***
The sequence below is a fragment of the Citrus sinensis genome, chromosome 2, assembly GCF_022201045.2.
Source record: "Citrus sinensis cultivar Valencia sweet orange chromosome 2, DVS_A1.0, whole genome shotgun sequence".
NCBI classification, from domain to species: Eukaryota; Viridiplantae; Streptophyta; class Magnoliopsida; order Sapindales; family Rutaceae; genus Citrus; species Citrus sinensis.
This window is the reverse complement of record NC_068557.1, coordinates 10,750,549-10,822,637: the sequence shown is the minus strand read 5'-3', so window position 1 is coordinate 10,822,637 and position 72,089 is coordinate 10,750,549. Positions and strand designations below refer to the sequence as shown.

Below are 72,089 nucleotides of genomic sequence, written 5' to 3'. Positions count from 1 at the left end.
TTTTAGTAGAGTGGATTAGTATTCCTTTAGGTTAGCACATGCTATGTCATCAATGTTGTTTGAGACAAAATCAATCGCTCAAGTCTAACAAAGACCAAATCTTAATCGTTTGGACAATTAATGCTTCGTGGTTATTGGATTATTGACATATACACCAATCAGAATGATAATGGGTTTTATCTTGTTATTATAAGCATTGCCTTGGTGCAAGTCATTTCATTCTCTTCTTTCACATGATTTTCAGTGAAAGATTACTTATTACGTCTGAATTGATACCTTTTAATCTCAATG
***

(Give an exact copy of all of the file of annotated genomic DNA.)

The sequence below is a fragment of the Citrus sinensis genome, chromosome 2, assembly GCF_022201045.2.
Source record: "Citrus sinensis cultivar Valencia sweet orange chromosome 2, DVS_A1.0, whole genome shotgun sequence".
NCBI classification, from domain to species: Eukaryota; Viridiplantae; Streptophyta; class Magnoliopsida; order Sapindales; family Rutaceae; genus Citrus; species Citrus sinensis.
This window is the reverse complement of record NC_068557.1, coordinates 10,750,549-10,822,637: the sequence shown is the minus strand read 5'-3', so window position 1 is coordinate 10,822,637 and position 72,089 is coordinate 10,750,549. Positions and strand designations below refer to the sequence as shown.

Below are 72,089 nucleotides of genomic sequence, written 5' to 3'. Positions count from 1 at the left end.
TTTTAGTAGAGTGGATTAGTATTCCTTTAGGTTAGCACATGCTATGTCATCAATGTTGTTTGAGACAAAATCAATCGCTCAAGTCTAACAAAGACCAAATCTTAATCGTTTGGACAATTAATGCTTCGTGGTTATTGGATTATTGACATATACACCAATCAGAATGATAATGGGTTTTATCTTGTTATTATAAGCATTGCCTTGGTGCAAGTCATTTCATTCTCTTCTTTCACATGATTTTCAGTGAAAGATTACTTATTACGTCTGAATTGATACCTTTTAATCTCAATG